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ARS Home » Pacific West Area » Tucson, Arizona » SWRC » Research » Publications at this Location » Publication #195227


item POESEN, J.
item Nearing, Mark

Submitted to: Earth Surface Processes and Landforms
Publication Type: Peer Reviewed Journal
Publication Acceptance Date: 10/25/2006
Publication Date: 6/1/2007
Citation: Rieke-Zapp, D., Poesen, J., Nearing, M.A. 2007. Effects of rock fragments incorporated in the soil matrix on concentrated flow hydraulics and erosion. Earth Surface Processes and Landforms. 32:1063-1076.

Interpretive Summary: Rocks in the soil profile have a dramatic effect on soil erosion, both in terms of how much erosion occurs during a rainstorm and where it occurs on the landscape. In certain environments the effect of rocks can be very dominant. In this study we looked quantitatively at the impacts of rocks on erosion rates. We did this by placing soil with different amounts of rocks added in a controlled laboratory flume and measuring the soil that was eroded and the shapes of the rill patterns that formed. We found that rate of erosion dropped dramatically with a very small presence of rocks. We also found that rills forms in the soil with rocks were much wider, and flow depths much less than in soil without rocks. We will use this information to develop algorithms for computer-based soil erosion models that are used to predict soil erosion in different environments. These models are used for helping farmers and ranchers develop soil conservation plans on the land, for engineering design purposes, and for implementing national soil conservation programs. Thus, this study will lead to better soil conservation planning tools for the United States.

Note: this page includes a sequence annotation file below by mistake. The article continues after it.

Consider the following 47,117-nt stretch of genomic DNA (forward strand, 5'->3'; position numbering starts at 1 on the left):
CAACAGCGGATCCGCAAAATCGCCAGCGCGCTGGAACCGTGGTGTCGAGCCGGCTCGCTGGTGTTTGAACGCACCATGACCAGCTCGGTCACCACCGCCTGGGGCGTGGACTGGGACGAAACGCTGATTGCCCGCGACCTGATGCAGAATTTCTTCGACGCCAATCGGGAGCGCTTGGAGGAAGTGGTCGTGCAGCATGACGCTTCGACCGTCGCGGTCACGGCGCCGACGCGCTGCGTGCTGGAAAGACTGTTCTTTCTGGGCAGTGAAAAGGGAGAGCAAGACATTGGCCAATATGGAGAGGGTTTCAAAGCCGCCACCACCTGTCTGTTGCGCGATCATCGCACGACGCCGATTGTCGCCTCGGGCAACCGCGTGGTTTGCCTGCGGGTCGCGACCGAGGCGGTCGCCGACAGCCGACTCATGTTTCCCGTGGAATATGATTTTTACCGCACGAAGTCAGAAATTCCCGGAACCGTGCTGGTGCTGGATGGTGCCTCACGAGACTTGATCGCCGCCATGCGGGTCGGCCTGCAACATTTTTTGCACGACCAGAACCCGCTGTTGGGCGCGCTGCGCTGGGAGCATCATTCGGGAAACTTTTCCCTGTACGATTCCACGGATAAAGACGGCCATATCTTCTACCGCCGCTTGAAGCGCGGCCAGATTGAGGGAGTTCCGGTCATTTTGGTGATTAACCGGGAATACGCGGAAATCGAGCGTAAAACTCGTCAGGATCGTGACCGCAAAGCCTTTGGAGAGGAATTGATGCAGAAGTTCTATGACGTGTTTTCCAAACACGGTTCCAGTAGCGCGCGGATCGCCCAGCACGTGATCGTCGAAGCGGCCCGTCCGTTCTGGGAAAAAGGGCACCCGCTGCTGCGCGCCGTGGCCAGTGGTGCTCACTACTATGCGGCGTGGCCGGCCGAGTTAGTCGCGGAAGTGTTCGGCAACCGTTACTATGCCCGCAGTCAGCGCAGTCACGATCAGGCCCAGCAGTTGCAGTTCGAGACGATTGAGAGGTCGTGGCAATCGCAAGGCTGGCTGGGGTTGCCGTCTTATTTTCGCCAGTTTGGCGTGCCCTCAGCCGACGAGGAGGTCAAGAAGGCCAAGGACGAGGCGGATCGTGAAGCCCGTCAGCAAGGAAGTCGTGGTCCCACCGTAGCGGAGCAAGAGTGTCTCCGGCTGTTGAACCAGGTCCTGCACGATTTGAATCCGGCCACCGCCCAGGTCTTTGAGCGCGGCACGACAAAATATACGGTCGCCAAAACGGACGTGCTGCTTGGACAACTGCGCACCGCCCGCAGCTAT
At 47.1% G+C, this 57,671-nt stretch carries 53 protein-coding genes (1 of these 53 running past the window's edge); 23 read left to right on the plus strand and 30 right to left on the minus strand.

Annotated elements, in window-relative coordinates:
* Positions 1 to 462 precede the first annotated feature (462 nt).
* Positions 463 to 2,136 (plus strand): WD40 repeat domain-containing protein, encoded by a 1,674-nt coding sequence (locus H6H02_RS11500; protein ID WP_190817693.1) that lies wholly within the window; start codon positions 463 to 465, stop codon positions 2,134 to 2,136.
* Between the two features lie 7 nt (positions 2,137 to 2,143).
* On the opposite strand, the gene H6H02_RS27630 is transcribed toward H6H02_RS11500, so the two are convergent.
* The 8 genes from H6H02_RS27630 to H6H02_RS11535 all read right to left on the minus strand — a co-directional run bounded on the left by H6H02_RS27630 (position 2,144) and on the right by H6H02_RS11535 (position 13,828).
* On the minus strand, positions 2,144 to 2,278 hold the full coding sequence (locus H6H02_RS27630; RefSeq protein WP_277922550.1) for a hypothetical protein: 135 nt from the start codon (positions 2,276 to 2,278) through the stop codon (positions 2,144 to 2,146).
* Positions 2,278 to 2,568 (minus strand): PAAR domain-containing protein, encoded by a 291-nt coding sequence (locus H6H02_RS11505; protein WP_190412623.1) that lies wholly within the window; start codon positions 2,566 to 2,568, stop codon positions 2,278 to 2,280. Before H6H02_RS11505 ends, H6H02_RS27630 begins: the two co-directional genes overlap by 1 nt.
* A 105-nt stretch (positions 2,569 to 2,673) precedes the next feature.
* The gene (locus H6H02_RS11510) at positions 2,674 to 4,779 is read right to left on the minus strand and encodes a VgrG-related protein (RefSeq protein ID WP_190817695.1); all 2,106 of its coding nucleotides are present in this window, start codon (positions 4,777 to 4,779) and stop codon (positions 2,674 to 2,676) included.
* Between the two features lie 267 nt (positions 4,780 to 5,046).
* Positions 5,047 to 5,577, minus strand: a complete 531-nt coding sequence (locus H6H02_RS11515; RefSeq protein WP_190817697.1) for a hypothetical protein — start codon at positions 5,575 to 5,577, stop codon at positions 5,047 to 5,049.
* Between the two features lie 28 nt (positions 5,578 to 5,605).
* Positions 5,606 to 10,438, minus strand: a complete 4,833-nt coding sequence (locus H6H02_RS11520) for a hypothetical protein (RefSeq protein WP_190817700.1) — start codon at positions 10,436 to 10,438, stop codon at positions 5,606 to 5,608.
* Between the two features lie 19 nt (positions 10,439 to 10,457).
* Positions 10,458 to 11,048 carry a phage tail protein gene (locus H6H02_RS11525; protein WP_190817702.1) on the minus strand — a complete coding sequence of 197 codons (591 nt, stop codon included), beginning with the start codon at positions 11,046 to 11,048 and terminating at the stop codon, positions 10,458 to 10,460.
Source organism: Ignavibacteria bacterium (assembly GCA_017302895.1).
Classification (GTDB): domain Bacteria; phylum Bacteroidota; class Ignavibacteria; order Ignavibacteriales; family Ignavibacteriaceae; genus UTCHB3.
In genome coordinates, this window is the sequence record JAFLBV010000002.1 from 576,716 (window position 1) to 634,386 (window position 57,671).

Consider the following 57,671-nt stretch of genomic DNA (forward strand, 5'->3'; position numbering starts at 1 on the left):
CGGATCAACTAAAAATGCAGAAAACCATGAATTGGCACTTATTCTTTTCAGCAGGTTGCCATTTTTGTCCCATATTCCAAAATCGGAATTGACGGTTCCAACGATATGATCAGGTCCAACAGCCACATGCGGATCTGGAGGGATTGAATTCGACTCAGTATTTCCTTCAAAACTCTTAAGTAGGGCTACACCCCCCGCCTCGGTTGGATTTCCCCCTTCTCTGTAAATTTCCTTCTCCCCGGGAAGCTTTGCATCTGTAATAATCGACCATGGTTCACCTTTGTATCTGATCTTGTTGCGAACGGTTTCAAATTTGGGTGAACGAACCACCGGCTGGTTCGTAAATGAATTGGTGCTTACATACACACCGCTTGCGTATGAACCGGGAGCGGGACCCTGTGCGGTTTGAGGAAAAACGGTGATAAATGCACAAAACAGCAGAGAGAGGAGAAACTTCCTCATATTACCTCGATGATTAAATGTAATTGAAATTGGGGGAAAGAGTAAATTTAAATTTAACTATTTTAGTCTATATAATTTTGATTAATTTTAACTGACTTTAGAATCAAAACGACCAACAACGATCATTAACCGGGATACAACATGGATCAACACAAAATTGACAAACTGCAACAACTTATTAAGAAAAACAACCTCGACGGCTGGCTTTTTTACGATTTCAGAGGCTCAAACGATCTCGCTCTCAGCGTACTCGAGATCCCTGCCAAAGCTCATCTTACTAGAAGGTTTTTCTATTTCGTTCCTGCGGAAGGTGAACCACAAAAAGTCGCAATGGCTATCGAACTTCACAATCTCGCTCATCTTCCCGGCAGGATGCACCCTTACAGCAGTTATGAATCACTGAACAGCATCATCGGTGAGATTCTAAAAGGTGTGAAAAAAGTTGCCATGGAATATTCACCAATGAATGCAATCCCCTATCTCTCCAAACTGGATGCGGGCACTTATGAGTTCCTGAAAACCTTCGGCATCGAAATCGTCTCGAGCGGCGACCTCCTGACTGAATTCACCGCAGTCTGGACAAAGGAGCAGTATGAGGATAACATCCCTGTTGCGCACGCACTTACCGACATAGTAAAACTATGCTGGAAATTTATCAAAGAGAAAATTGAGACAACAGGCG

Technical Abstract: Rock fragments can act as a controlling factor for erosional rates and patterns in the landscape. Thus, the objective of this study is to better understand the role that rock fragments incorporated into the soil matrix have on concentrated flow hydraulics and erosion . Laboratory flume experiments were conducted with soil material that was mixed with rock fragments. Rock fragment content ranged from 0 to 40% by volume. Other treatments were slope (7 and 14%) and flow discharge (5.7 and 11.4 l min-1). The more rock fragments were mixed with the soil, the less sediment yield was observed at the outflow. Rock fragment cover at the soil surface, i.e. surface armour, increased with time in experiments with rock fragments. With increasing rock fragment content total sediment yield decreased and width of flow became wider. Flow energy was largely dissipated by rock fragment cover. For more turbulent flow conditions when roughness elements were submerged in the flow, hydraulic roughness was similar for different rock fragment contents. In experiments with little or no rock fragments a narrow rill incised. Flow energy was dissipated by headcuts. Total sediment yield was much larger than for experiments with rock fragments in the soil. Depending on inflow conditions, just a small amount of rock fragments was necessary to reduce sediment yield to a negligible amount.